Infrastructure – The State Government/UT Administration shall –

  • Develop the infrastructure for standardized lock-up rooms for housing the accused.
  • Provide for transportation of accused.
  • Provide essential articles for holding the accused(s), armouries, safe custody of arms, ammunition, etc.

The State/UT should provide these to the Forest-officers for enforcing the provisions of the Act in each forest division of the country within two years.

What are the concerns with the draft?

Bureaucratic control of forests: It strengthens the idea of bureaucratic control of forests by providing immunity for actions like the use of firearms by officers to prevent an offence.  Thus the draft law largely retains as well as enhances the policing and quasi-judicial powers that forest officials enjoyed under the original act.

The hard-line policing approach:

  • Is reflected in the focus on creating an infrastructure to detain and transport the accused and to penalise whole communities by denial of access to forests for offences committed by individuals.
  • Such provisions affect poor inhabitants and run against the empowering and egalitarian goals under the Forest Rights Act.

Fuel extremism: The empowerment of forest bureaucracy may alienate tribals and also fuel left-wing extremism (Naxals) in the central Indian region.

Arbitrary: The provision that the state governments could take away the rights of the forest dwellers in the name of conservation efforts is just arbitrary and running counter to the objectives of the Forest Rights Act.

Evaluation and scrutiny:

  • For decades now, the Forest Department has resisted independent scientific evaluation of forest health and biodiversity conservation outcomes.
  • Also, the environmental policy has weakened public scrutiny of decisions on diversion of forests for destructive activities.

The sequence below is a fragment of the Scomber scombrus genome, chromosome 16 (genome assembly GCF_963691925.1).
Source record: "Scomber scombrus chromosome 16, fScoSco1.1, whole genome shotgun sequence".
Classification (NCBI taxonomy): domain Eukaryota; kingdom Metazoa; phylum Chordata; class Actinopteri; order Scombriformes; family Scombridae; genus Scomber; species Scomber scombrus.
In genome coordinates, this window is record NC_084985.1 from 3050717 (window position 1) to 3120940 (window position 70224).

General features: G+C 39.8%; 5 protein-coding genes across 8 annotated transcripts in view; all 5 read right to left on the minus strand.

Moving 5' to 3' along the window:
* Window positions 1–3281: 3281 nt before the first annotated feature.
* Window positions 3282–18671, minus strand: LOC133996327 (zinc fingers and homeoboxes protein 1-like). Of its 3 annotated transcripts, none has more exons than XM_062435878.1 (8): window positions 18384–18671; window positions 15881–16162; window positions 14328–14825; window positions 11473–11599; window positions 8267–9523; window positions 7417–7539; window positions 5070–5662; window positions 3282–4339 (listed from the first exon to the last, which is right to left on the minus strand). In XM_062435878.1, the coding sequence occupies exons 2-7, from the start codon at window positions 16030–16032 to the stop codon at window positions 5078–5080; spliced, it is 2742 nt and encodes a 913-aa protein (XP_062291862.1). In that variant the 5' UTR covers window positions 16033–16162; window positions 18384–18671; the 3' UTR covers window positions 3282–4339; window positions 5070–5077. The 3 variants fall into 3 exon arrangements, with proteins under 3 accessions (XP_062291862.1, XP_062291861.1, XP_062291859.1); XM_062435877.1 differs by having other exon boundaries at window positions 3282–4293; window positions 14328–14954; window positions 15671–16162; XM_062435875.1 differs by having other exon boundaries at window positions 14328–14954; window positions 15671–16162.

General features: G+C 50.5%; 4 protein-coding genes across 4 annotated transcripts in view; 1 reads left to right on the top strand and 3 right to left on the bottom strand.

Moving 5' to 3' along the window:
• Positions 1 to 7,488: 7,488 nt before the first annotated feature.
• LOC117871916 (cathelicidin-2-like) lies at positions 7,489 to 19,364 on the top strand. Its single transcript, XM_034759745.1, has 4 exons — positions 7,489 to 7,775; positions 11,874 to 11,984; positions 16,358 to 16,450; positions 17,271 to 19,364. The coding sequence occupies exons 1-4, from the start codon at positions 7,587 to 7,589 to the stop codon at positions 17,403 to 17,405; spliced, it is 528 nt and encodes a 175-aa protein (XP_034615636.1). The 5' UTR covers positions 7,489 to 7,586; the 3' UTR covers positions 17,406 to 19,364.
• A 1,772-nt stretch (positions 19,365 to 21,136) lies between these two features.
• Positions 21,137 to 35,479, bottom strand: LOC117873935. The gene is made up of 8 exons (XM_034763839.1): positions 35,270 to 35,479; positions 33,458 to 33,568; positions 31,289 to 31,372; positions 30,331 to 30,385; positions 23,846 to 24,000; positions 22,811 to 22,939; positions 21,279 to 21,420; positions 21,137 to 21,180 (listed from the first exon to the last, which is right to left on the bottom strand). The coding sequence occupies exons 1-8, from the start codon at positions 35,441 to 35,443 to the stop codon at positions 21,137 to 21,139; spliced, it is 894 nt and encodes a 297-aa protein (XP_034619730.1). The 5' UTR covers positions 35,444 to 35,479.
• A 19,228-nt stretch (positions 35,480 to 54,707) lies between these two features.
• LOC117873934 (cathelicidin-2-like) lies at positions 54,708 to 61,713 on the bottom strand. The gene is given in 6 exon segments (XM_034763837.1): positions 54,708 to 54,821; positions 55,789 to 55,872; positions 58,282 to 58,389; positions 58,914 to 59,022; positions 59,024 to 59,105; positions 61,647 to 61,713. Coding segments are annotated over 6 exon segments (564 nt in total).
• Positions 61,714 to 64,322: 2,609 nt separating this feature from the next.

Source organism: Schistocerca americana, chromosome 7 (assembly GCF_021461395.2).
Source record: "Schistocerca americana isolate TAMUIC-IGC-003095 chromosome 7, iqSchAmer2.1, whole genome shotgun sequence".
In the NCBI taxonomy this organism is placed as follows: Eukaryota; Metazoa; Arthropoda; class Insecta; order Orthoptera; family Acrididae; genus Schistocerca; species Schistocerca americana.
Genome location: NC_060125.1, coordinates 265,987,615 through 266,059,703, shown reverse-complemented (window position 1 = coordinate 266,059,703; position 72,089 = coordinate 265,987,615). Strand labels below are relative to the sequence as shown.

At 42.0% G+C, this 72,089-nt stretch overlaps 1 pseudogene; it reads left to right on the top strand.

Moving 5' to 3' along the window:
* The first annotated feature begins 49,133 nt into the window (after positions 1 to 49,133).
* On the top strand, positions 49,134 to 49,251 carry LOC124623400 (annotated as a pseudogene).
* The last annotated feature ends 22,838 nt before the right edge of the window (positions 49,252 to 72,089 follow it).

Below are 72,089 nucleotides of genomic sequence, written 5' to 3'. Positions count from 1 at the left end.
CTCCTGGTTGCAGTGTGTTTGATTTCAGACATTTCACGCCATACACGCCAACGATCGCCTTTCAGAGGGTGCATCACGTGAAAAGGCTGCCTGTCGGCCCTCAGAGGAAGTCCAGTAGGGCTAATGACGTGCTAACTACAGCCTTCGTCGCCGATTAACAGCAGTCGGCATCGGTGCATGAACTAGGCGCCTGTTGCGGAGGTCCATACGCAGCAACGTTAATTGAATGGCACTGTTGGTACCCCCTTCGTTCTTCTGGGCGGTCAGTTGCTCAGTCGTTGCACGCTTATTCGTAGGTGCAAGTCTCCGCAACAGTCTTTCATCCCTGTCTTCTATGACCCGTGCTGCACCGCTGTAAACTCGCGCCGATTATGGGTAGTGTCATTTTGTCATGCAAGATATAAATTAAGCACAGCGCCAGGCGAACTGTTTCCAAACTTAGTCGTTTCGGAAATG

• Further, the Impact assessment reports are mostly not taken seriously, and the public hearings process has been diluted.
  • The draft law doesn’t address but further increase such concerns.

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What are the arguments in favour?

  • Forest officials often argue that they remain the sole face of administration over these vast difficult-to-access terrains.
  • They have the difficult responsibility of retaining the quality and extent of forest cover.
  • This becomes particularly challenging due to high population pressure and development activities.
  • It is in this context that the Centre proposes to increase forest officials’ police powers as well as capacities over forestlands.
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What is the way forward?

  • Prevent exploitation: According to the State of Forest Report 2017 by MoEFCC, the total forest and tree cover are 24.39% of the geographical area of the country. However, only 2.99% of India’s geographic area is classified as very dense forest which is a concern. Hence, all suitable landscapes should be recognised as forests and be insulated from commercial exploitation.
  • Collaborative conservation: The new law should expand India’s forests and ensure the well-being of traditional forest-dwellers and biodiversity in these landscapes. Therefore, a community-led, scientifically proven conservation should happen in order to reduce conflicts, incentivise tribals and stop diversion of forests for non-forest purposes.
  • Consultation with all stakeholders: The centre must consult all stakeholders and communities including independent scientific experts to ensure that the law is adopted by all states, including those that have their own versions of the existing act.

Indian forests play an important role in moderating the lives of Adivasis and other traditional dwellers, as well as everyone in the subcontinent. They have a wider impact with respect to climate and monsoons. Therefore, the proposed law should consider all these factors for sustainable expansion of Indian forests, rather than just terming the defenceless tribals as encroachers and empowering the forest bureaucracy to shoot them which is inhumane and in violation of the rights provided under the constitution.